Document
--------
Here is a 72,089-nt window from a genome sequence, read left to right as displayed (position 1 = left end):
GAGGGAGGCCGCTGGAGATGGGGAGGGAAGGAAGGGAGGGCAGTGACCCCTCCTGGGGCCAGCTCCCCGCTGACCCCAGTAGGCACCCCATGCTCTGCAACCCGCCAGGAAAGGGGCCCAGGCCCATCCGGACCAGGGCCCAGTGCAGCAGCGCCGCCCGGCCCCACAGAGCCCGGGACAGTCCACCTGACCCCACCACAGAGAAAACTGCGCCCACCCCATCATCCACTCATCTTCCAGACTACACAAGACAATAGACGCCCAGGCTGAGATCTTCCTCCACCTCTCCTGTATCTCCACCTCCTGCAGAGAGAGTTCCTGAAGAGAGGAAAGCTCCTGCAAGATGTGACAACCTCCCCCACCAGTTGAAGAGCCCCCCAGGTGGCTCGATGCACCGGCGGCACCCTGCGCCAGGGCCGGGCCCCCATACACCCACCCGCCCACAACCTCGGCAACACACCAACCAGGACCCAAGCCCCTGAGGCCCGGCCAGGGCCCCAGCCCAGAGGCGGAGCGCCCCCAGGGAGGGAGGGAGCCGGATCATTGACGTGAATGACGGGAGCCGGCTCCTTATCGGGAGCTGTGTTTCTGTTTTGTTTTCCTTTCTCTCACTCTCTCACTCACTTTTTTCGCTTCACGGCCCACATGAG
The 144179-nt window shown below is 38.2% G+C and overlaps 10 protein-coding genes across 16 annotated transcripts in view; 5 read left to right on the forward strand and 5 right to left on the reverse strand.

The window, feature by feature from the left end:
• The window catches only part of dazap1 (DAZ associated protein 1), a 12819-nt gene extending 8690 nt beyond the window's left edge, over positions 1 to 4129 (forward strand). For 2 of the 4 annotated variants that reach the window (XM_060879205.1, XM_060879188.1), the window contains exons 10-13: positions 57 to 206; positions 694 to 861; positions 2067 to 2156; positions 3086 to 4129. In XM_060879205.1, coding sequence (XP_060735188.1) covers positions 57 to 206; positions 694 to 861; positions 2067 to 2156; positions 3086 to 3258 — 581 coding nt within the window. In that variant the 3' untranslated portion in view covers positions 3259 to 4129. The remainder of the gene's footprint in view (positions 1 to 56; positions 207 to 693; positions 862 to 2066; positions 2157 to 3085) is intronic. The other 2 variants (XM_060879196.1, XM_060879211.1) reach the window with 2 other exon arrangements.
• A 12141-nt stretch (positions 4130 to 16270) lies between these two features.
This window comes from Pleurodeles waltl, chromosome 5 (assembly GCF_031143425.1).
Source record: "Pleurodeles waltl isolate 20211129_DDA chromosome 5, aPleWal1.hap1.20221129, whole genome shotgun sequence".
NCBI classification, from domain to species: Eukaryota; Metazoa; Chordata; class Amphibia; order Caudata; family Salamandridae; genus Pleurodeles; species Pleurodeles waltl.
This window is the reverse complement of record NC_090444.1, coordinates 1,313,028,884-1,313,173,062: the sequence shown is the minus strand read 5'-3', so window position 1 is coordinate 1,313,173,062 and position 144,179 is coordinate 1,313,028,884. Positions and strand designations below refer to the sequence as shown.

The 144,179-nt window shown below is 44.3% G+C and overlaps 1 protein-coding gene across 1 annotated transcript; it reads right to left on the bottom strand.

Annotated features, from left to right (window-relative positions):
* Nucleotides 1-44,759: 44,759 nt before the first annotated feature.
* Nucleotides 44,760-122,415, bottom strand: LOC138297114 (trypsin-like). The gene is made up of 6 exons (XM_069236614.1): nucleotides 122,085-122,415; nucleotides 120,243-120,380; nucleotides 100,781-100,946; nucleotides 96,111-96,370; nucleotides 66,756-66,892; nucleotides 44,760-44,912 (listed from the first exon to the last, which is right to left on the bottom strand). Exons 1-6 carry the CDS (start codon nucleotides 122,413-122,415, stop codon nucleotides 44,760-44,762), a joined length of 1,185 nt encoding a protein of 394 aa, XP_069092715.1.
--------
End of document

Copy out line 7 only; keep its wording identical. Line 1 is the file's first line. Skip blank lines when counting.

This window comes from Pleurodeles waltl, chromosome 5 (assembly GCF_031143425.1).